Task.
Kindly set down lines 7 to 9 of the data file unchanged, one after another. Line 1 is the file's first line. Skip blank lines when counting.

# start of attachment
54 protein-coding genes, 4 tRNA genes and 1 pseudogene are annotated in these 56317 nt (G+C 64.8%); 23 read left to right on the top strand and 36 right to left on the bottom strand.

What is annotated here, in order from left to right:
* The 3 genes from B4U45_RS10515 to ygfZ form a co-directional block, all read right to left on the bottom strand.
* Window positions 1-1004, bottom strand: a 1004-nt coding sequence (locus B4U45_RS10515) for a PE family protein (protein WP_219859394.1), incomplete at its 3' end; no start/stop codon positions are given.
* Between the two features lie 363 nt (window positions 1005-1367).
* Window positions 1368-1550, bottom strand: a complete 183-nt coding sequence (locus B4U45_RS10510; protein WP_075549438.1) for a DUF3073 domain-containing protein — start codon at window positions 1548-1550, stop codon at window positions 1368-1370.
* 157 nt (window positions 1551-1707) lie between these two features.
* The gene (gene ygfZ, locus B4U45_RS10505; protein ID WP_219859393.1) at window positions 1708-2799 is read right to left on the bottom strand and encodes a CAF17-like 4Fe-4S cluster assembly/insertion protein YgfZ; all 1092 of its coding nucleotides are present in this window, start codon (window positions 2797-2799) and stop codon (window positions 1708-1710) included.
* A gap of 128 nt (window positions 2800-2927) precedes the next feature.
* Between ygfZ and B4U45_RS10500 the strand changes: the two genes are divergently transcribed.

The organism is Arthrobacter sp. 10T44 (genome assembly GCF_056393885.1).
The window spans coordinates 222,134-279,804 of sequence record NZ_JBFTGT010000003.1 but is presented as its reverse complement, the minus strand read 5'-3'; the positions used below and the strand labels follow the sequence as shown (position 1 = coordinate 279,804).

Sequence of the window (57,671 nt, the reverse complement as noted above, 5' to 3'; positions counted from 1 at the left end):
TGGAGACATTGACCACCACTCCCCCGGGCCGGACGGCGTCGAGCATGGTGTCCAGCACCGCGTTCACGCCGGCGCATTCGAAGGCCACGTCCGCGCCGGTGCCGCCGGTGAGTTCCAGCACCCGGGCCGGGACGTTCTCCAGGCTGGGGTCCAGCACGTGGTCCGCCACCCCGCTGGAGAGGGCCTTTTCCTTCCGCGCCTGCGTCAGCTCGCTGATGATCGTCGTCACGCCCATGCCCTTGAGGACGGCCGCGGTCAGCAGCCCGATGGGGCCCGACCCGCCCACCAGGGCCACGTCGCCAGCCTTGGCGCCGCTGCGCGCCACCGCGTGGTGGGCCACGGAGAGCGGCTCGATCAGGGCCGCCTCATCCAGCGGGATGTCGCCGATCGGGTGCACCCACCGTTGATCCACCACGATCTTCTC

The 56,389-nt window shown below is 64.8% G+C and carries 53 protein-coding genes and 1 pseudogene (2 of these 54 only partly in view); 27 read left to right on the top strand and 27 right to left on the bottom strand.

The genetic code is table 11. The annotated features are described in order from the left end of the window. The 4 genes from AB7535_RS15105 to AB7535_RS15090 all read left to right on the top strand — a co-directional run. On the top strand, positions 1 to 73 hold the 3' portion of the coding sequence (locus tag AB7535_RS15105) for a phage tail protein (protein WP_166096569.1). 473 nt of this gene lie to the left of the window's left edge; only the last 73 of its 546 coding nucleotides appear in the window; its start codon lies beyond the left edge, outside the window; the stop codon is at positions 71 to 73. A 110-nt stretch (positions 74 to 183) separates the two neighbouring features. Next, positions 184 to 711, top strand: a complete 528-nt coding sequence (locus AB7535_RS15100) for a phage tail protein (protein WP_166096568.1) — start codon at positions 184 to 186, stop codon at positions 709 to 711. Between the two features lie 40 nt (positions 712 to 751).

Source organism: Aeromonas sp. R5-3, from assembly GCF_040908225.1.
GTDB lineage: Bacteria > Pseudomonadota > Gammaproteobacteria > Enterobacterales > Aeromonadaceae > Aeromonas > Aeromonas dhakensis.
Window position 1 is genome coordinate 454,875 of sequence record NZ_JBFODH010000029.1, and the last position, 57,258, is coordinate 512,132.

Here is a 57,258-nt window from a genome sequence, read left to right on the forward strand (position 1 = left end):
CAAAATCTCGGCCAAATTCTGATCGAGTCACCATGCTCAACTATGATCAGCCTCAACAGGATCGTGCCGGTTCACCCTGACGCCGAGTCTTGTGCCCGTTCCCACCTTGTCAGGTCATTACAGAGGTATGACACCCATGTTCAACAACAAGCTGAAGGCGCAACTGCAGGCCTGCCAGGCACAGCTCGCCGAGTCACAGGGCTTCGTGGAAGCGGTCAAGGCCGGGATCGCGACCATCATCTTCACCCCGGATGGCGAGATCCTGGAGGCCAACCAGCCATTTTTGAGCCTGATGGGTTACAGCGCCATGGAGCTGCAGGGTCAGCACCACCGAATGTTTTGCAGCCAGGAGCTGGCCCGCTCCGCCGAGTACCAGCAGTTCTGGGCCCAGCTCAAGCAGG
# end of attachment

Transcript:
* 157 nt (window positions 1551-1707) lie between these two features.
* The gene (gene ygfZ, locus B4U45_RS10505; protein ID WP_219859393.1) at window positions 1708-2799 is read right to left on the bottom strand and encodes a CAF17-like 4Fe-4S cluster assembly/insertion protein YgfZ; all 1092 of its coding nucleotides are present in this window, start codon (window positions 2797-2799) and stop codon (window positions 1708-1710) included.
* A gap of 128 nt (window positions 2800-2927) precedes the next feature.